Game Drift Linux review
Could this be the first truly viable Linux-based PC gaming OS? Russell Barnes takes Game Drift for a spin…
Pros: Small ISO size. Pre-installed Crossover Games comes at half the price compared to stand-alone. The Game Store shows potential
Cons: Missing essential multimedia applications. No free trial or 64-bit build. Game Store needs to grow
Price: $19 (from $4)
Homepage: Game Drift Linux
Game Drift Linux is a brand new Ubuntu-based distro from the Danish company, Linos. The firm specialises in creating Ubuntu derivatives for various special uses. As well as Game Drift, for example, the company also offers GoSchool, an Ubuntu-based live distro used by Danish schools to allow students to carry out exams on their own computers while still ensuring an identical software set and, more importantly, a secure and level playing field. Another project (still on the Linos drawing board at the time of writing) is DGSP, or Dedicated Game Server Platform. Although little is known about it at the moment, we understand it’s designed to make the running of a dedicated gaming server a much simpler task than it is right now.
Game Drift treats its Ubuntu 10.10 base with subtle tweaks as opposed to sweeping changes. Compared to other game-centric distros like Ultimate Edition Gamers, which weighs in at a hefty 4GB, Game Drift is as light as a feather with the standard ISO able to comfortably fit on a standard CD. This is because instead of pre-installing a plethora of games, applications and add-ons, Game Drift is more interested in providing the means of quickly and easily installing the latest open source and Windows-based games. It does this through a strategic partnership with Crossover Games (more on this later) and by offering a web-based Game Store, a shortcut for which sits on an otherwise completely clean, black, Ubuntu 10.10 desktop.
The Game Store offers a small but quality selection of Linux-native games ranging from Urban Terror, Nexuiz and Super Tux Kart to Second Life, Savage 2 and Stunt Rally. There really aren’t that many games on offer currently; they are being added at a rate roughly equivalent to one or two per week. While the selection is light, the information on offer and installation scripts that power it are very well executed. As well as a screenshot, brief synopsis and score, each game has a link to its homepage, pre- and post-installation file sizes and a link for installation and removal. Once you’ve clicked the link, everything else is done for you automatically and the game appears in the system menu. It’s a great idea (though installations are a little slow at present), but it has some growing to do before it lives up to our expectations.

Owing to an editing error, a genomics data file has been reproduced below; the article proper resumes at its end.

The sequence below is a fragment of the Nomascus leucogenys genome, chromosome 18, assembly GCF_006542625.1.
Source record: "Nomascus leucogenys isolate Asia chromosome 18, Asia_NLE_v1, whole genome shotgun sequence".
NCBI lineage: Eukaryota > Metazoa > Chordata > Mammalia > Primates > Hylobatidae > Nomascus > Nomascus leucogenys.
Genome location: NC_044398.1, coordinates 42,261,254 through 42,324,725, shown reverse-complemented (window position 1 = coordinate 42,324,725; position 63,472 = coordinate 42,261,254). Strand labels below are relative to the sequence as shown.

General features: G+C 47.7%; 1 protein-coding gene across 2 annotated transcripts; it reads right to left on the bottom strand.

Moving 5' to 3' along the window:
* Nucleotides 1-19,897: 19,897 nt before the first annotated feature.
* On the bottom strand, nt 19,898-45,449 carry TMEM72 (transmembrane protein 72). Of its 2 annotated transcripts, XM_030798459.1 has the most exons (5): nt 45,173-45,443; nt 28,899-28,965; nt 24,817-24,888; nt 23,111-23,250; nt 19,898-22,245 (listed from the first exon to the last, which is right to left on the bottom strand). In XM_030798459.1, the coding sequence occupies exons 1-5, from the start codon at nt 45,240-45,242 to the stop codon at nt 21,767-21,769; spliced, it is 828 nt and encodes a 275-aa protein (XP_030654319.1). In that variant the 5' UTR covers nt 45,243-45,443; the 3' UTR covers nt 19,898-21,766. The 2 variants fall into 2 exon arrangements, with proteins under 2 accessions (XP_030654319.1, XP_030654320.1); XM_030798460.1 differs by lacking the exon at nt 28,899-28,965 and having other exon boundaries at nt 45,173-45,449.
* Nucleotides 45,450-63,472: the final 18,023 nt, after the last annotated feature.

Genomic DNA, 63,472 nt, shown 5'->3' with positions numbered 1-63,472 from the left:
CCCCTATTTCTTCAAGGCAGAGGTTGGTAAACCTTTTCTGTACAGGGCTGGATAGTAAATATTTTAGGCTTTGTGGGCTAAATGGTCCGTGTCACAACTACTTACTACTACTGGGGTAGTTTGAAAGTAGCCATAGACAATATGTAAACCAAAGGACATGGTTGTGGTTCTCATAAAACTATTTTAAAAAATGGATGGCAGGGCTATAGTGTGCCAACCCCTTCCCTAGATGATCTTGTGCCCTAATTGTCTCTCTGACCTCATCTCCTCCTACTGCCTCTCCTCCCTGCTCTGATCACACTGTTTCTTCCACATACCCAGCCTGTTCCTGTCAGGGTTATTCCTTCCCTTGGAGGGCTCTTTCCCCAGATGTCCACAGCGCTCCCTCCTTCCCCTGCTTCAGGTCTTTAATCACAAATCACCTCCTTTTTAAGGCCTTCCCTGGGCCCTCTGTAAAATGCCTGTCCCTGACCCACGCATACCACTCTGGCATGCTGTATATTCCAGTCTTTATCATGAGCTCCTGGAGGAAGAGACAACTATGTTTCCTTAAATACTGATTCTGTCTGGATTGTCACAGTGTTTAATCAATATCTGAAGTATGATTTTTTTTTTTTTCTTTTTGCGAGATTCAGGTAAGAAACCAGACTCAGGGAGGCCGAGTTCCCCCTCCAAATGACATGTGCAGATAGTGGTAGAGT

The problem is, while the Game Store caters for native games with flair and skill, it simply lists the 1,200-or-so Windows games in genre-order without even creating a simple script to link it to its equivalent Crossover Games entry to help initiate installation. For those of you wondering, Crossover Games is the paid software solution based on Wine, the popular compatibility layer used by business and gamers to get Windows software working under Linux. The great thing about Crossover is the execution and ease of use – while a standard Ubuntu installation with Wine (plus Wine Tricks bolted on) might run into glitches, bugs and complex problems getting Windows software working, a comparable Crossover and Ubuntu combination offers no such trouble – nine times out of ten the software ‘just works’.
With 1,200 of these games at Game Drift Linux’s disposal it represents an incredibly powerful and flexible solution for gaming in Linux. What’s really interesting, though, is that Game Drift, complete with a full Crossover Games licence and six months’ full support, costs just $19 – half the price of obtaining a Crossover Game licence on its own.
Game Drift is arguably the best way to get into PC gaming with a Linux computer. Having Crossover preconfigured and costing half the price (not to mention the dedicated Game Store), it offers clear value for money. That said, with just a 32-bit ISO offered and a worrying lack of multimedia software (where’s VLC and Banshee?), there’s still ample room for improvement.